The process of establishing Russian rule in the Caucasus dragged a long while. Source: Kommersant
The legal system in old Russia had one remarkable feature. When new lands were taken over by the Russian empire, the conquering rulers usually left the existing legal system of those areas unchanged. Only much later, when the various features, ‘pros’ and ‘cons’ of existing administrative and judicial regulations were examined, did a gradual process of change begin, and laws amended in conformity with those prevailing in the rest of the nation. The process of changing the legislation in the Baltic states, conquered during the era of Peter the Great, took a hundred years.
The process of establishing Russian rule in the Caucasus also dragged a long while. The empire’s administration allowed the mountaineers to resolve their internal disputes and conflicts on the basis of ‘adats’, their ancient customs and laws. ‘Adats’ are a generic term derived from the Arabic language to describe various local customary practices and traditions observed by Islamic communitites in the north Caucasus.
Russian army officials collected information about the Caucasian adats, and concluded that the communities could find internal ways to prevent and resolve problems within their community’s systems. No uniform laws of the mountains can thus exist. Equally important was the fact that a resolution of cases using the adats served an important purpose; to protect the community from interference from both secular and religious authorities, leaving the resolution of disputes and misunderstandings within their own circle of people.
Murder, revenge and weddings
According to those who compiled adats, the most serious crimes were not subject to any trial. The very fact that there was a right of vendetta, used in different ways in different societies, prevented the need for trial.
The adats of a Caucasian community, the Kists, recorded in 1849, stated, "When homicide happens in the community, the offender should pay the relatives of the victim five cows and four sheep within a year. At the end of the year the offender is to be killed by the relatives of the victim. If the relatives kill the offender before the year expires, then the paid 5 cows and 4 sheep should be calculated proportionally and how much time was lacking before the end of the year, must be partially returned.”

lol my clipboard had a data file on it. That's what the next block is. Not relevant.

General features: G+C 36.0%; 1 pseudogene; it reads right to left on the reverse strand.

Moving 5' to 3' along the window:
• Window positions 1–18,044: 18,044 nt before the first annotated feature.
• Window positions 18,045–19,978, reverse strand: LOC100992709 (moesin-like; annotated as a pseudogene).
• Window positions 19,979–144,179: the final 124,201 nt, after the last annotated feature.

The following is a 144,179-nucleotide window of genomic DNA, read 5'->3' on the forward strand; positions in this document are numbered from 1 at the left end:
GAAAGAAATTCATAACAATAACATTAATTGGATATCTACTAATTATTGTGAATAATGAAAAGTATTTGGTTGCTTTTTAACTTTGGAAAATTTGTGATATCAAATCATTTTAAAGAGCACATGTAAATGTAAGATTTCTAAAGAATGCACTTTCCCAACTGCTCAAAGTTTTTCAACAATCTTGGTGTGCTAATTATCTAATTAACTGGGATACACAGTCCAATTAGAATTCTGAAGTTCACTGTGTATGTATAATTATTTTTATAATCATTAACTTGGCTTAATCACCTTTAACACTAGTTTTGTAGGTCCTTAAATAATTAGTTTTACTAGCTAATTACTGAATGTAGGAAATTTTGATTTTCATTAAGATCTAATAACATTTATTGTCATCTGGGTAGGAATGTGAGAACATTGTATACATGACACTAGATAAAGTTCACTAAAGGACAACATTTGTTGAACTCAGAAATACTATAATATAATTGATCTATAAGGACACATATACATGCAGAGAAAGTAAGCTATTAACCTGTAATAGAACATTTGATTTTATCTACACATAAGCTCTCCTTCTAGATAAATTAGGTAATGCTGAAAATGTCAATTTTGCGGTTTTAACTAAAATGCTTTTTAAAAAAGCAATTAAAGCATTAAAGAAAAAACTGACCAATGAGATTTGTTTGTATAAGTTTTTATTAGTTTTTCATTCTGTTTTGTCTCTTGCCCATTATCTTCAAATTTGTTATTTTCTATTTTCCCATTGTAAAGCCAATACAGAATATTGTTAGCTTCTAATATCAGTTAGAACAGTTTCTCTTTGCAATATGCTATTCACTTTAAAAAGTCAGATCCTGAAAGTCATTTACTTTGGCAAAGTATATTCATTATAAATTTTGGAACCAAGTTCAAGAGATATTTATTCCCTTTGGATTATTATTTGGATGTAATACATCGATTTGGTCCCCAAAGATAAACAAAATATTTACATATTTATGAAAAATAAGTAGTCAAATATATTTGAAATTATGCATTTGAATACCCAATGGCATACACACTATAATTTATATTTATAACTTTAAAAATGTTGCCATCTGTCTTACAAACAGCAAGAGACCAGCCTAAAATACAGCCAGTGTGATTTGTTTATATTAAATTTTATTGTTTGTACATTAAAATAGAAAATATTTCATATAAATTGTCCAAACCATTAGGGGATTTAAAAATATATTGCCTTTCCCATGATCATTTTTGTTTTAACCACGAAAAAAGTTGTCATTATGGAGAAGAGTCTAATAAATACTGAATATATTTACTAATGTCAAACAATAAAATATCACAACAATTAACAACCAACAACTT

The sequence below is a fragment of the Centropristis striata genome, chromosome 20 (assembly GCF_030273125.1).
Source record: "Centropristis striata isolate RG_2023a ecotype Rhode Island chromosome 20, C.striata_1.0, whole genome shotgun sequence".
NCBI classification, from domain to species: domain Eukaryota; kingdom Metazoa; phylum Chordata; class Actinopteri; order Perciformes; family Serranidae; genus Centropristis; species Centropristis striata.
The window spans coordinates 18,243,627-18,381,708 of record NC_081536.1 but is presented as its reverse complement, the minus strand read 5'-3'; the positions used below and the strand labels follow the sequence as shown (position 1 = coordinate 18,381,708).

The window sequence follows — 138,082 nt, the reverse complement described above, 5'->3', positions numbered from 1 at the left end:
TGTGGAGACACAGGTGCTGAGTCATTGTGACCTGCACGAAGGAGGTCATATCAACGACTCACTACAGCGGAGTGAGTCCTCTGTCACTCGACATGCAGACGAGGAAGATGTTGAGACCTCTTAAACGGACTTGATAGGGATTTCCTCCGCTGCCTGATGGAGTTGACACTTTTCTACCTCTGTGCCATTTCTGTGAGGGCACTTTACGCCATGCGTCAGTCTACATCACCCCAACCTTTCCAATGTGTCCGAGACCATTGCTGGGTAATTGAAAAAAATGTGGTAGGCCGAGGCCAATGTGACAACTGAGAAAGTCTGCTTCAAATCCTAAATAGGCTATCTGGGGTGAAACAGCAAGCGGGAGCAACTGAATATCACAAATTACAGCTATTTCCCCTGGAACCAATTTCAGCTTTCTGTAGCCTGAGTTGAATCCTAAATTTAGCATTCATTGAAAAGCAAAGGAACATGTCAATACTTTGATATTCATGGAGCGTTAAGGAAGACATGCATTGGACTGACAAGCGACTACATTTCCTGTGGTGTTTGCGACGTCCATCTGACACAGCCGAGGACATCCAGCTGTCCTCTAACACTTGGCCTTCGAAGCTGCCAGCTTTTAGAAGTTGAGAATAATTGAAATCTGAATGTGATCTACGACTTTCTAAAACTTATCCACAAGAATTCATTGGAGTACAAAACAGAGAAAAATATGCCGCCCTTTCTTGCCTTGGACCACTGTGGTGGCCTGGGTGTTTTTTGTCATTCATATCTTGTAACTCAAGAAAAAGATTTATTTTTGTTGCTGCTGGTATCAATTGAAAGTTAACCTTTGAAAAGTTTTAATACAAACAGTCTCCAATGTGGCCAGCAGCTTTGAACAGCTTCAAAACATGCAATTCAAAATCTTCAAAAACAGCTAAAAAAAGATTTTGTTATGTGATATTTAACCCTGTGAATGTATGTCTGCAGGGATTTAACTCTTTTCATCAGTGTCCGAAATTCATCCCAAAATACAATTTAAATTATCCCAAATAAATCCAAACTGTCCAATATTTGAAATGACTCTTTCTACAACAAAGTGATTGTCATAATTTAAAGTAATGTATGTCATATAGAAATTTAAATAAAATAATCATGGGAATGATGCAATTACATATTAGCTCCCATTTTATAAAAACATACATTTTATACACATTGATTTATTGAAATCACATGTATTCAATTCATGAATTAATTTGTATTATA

The adat of another Caucasian community, the Ossetians, described in 1835 that it was possible to avoid a blood feud. It was just a question of the price of compensation for the murder: "The price to pay for the murder or bloodshed could vary, depending on the importance of the clan of the victim. For killing the elder of a noble clan, the fee applied was 18 cows and a day of land plowing (a land measure), or 36 cows; if the offender lacked cows or land, the fee was paid by other cattle, arms, copper utensils, or even young children, and in this case, the boy was worth 36 cows, and the girl, depending on her beauty and age, was worth from 18 to 36 cows.”
Reconciliation between offenders and victims could also happen, subject to the regulations that varied in different parts of the Caucasus. For example, a killer could go to the grave of the victim and plead forgiveness and repent. He would remain there until the relatives of the victim forgave him. Also the offender who sought reconciliation could abduct the son or another member of the offended family and bring him up in his own home, then give him expensive gifts and send him back to his family.
“The victim, as gratitude for raising his son, reconciled with the offender and became his blood brother,” the adat states.
The researchers have noted that, according to the adats, the status of women changed over time. Until 1862 the bride's consent to marriage was not required, but later it became mandatory.
Provisions of the majority of adats were largely contrary to the laws of the Russian Empire. After the end of the Caucasian war, authorities have made great efforts to ensure that these practices have ceased to regulate the life of the mountaineers.
But all they succeeded in doing was that those who failed to follow the adats were turned over to the Russian authorities, for trial.
Much later, Soviet officials fought long and hard against the adats. However, the system of resolving criminal and other problems without the intervention of the judicial authorities has not disappeared.
First published in Russian by Kommersant-Vlast'.
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